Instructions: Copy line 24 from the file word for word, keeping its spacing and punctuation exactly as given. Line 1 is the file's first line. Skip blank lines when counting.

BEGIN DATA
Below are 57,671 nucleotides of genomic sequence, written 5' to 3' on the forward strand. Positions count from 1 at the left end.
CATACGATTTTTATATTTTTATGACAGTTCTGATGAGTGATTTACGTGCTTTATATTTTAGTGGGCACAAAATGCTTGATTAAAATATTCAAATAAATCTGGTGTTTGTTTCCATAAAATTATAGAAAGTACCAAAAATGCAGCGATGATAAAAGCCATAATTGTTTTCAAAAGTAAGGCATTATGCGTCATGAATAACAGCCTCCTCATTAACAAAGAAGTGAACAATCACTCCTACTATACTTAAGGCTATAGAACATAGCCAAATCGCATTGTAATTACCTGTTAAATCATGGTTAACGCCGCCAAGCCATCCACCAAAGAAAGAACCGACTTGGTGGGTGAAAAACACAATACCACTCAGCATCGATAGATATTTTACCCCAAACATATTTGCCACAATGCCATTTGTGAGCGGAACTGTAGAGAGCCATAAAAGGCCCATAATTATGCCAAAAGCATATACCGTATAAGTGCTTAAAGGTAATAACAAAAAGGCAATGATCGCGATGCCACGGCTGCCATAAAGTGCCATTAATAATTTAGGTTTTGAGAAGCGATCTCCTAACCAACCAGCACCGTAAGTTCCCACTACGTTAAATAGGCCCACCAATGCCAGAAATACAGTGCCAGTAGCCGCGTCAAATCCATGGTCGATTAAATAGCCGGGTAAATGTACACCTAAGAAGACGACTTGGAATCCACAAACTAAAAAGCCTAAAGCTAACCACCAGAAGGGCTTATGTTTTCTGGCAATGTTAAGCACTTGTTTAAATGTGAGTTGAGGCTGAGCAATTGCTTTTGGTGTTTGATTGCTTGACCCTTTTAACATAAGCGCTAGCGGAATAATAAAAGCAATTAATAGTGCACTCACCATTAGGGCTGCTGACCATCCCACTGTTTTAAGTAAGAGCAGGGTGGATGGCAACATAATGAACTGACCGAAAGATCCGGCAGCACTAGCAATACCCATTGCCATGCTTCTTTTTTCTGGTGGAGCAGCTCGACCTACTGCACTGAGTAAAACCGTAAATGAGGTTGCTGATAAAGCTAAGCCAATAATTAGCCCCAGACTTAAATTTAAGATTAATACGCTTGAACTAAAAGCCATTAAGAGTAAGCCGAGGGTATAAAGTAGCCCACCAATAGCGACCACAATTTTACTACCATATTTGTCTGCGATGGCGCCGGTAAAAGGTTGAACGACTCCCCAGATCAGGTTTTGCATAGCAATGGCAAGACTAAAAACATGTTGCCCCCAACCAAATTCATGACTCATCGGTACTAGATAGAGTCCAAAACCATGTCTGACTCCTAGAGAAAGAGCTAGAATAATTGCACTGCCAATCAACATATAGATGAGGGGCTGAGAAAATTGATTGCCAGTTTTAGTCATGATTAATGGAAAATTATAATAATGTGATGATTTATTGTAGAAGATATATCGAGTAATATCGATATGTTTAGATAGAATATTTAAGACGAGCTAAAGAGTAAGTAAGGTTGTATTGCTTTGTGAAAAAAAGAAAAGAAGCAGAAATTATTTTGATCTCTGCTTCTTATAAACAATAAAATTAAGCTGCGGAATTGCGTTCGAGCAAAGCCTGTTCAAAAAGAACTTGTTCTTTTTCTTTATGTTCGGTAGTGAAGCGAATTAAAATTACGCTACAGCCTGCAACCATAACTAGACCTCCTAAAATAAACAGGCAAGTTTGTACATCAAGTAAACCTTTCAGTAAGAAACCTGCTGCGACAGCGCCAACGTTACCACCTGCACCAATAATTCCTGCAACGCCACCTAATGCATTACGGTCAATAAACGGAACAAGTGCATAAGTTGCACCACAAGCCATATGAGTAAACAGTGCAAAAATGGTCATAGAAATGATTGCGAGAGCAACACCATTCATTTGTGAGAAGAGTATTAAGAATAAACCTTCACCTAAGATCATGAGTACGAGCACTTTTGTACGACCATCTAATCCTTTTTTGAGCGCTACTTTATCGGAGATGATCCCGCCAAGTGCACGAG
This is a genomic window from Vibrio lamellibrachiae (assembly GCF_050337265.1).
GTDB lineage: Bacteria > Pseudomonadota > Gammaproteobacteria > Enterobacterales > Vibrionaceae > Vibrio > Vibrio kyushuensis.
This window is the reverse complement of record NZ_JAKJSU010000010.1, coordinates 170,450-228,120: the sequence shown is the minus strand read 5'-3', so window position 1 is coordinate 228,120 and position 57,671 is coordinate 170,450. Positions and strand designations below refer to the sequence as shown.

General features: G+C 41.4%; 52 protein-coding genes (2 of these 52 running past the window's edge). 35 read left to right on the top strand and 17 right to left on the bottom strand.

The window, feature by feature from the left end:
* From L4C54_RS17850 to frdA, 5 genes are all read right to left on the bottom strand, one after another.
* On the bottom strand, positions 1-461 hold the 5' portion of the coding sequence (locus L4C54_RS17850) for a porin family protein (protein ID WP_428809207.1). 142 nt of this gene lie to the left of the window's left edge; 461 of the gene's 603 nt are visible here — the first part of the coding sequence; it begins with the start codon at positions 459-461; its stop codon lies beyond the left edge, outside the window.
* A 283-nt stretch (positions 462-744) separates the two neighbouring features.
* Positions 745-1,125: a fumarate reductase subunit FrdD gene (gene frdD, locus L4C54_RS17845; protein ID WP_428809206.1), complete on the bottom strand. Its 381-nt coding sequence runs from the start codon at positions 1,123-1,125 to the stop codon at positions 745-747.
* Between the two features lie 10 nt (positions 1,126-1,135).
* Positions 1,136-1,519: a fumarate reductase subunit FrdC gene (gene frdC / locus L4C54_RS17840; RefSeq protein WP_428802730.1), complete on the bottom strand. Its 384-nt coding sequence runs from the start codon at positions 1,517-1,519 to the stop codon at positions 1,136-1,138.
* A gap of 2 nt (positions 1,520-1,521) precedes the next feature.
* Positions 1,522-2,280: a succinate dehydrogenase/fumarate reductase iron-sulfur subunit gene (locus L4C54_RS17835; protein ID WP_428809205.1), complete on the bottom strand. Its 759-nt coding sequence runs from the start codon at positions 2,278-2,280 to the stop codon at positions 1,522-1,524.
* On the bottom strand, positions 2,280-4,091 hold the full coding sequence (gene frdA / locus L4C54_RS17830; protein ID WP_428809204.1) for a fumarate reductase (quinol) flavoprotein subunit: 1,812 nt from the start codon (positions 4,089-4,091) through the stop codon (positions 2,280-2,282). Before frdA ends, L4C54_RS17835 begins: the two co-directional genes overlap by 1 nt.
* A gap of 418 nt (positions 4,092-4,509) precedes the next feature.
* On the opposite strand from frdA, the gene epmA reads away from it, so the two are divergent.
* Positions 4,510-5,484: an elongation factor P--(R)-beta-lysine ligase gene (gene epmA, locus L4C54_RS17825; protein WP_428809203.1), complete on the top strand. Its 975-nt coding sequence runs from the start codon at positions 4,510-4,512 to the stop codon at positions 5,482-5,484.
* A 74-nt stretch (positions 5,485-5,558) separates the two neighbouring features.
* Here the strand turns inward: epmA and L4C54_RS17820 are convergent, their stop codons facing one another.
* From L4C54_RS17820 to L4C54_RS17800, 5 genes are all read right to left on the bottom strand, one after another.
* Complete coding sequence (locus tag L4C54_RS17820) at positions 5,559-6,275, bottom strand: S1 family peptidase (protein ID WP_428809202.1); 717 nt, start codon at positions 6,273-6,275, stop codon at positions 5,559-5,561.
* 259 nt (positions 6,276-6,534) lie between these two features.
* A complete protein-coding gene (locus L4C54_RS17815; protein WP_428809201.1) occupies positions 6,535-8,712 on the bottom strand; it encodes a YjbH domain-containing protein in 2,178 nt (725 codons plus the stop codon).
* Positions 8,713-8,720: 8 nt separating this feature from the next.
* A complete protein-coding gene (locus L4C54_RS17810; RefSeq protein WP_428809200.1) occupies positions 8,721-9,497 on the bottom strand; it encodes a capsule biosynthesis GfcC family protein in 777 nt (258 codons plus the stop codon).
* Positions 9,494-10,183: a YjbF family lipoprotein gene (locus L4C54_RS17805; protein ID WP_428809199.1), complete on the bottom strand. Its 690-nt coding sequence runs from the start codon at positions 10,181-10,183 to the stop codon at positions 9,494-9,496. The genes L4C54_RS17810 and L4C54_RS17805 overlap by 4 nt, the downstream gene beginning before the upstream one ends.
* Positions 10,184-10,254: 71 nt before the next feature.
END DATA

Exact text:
* 259 nt (positions 6,276-6,534) lie between these two features.